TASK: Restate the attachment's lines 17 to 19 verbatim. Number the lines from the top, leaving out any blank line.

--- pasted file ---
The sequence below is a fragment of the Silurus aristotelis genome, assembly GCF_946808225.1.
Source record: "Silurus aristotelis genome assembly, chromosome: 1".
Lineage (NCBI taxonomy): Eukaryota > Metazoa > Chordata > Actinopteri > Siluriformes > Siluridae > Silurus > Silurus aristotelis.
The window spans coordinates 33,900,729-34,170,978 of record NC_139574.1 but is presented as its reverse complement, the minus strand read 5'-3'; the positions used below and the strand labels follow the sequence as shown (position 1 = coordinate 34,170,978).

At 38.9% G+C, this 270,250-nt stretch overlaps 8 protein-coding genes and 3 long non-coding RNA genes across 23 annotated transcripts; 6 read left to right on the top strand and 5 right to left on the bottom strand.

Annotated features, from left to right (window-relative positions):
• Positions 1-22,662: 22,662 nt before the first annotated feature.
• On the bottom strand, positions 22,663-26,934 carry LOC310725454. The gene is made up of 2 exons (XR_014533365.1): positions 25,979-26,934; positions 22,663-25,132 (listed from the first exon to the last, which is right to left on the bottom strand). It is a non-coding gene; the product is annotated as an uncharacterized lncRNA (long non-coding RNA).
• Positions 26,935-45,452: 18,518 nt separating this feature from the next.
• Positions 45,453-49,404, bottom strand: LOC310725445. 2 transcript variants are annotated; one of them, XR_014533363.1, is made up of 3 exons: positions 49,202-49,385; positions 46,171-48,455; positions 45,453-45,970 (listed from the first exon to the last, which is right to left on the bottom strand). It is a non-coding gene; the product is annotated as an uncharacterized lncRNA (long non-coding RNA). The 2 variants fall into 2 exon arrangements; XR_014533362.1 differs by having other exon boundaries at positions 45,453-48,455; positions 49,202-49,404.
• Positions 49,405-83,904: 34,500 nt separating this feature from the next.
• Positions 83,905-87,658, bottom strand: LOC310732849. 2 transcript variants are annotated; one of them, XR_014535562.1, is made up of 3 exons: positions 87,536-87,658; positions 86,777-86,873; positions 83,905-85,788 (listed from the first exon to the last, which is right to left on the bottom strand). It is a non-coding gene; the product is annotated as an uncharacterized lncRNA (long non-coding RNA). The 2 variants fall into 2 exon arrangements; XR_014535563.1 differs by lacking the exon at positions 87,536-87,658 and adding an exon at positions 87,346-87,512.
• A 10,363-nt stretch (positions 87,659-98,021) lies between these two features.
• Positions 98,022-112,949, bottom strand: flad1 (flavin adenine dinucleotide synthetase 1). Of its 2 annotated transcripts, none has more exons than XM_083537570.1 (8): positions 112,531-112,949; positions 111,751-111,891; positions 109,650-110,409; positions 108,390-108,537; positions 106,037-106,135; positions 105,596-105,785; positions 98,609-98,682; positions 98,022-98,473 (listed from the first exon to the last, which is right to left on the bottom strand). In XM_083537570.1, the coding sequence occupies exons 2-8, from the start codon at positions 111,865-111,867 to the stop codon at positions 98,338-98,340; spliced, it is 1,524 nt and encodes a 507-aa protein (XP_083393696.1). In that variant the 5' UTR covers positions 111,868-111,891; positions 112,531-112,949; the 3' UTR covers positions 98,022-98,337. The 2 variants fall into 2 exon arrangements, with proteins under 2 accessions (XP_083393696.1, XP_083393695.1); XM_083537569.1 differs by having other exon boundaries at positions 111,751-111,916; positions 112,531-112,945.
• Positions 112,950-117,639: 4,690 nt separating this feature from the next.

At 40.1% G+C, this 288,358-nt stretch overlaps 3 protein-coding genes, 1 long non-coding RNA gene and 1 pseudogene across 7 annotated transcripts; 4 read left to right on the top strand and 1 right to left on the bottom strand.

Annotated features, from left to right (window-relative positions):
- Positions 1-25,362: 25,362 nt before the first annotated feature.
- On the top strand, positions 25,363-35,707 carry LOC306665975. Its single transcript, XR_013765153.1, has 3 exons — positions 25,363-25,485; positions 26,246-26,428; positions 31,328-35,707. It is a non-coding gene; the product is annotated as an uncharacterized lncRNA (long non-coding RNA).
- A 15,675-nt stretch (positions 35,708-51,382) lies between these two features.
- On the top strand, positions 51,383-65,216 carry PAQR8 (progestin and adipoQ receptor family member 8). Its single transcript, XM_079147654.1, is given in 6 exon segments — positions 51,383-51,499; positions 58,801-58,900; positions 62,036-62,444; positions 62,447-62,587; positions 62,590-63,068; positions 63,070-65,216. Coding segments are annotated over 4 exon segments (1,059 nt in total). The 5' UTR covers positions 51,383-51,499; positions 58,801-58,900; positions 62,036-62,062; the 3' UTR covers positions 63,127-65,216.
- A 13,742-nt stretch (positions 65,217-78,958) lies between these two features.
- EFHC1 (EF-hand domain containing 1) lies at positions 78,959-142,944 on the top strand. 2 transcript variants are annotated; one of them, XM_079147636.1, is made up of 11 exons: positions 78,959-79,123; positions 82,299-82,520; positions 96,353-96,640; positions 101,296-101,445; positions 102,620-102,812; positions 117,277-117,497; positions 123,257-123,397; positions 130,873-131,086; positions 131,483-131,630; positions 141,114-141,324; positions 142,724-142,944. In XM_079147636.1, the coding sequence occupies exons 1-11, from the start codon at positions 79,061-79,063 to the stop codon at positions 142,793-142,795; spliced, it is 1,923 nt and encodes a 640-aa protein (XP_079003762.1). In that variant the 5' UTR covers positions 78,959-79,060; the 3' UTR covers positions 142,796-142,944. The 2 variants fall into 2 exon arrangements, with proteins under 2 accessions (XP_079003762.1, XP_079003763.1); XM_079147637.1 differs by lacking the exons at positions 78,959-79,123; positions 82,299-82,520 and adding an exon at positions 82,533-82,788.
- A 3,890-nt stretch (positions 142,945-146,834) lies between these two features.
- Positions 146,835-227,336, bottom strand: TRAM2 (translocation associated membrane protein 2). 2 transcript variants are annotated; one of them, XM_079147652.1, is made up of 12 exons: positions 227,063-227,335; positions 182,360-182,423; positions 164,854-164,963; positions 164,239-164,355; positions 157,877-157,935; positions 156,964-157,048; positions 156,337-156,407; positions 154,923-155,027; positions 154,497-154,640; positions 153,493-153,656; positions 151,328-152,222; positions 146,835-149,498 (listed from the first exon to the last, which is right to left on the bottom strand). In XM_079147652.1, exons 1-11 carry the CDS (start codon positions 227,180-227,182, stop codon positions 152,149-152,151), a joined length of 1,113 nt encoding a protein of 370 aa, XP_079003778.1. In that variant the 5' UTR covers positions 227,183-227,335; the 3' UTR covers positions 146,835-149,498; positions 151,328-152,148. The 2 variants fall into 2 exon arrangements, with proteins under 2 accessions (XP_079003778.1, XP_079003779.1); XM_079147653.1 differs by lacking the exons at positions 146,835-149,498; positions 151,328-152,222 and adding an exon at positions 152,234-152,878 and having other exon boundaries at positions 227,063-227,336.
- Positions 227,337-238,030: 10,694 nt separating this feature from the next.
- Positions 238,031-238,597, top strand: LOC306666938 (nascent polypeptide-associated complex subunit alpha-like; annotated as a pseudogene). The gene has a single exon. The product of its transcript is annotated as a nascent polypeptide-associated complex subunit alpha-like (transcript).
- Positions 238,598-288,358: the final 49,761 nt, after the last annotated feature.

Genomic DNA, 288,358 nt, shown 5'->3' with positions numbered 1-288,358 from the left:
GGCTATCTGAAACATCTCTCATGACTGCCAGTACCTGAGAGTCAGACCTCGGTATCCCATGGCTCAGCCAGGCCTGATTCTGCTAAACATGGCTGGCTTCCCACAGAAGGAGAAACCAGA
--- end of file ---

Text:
Annotated features, from left to right (window-relative positions):
- Positions 1-25,362: 25,362 nt before the first annotated feature.
- On the top strand, positions 25,363-35,707 carry LOC306665975. Its single transcript, XR_013765153.1, has 3 exons — positions 25,363-25,485; positions 26,246-26,428; positions 31,328-35,707. It is a non-coding gene; the product is annotated as an uncharacterized lncRNA (long non-coding RNA).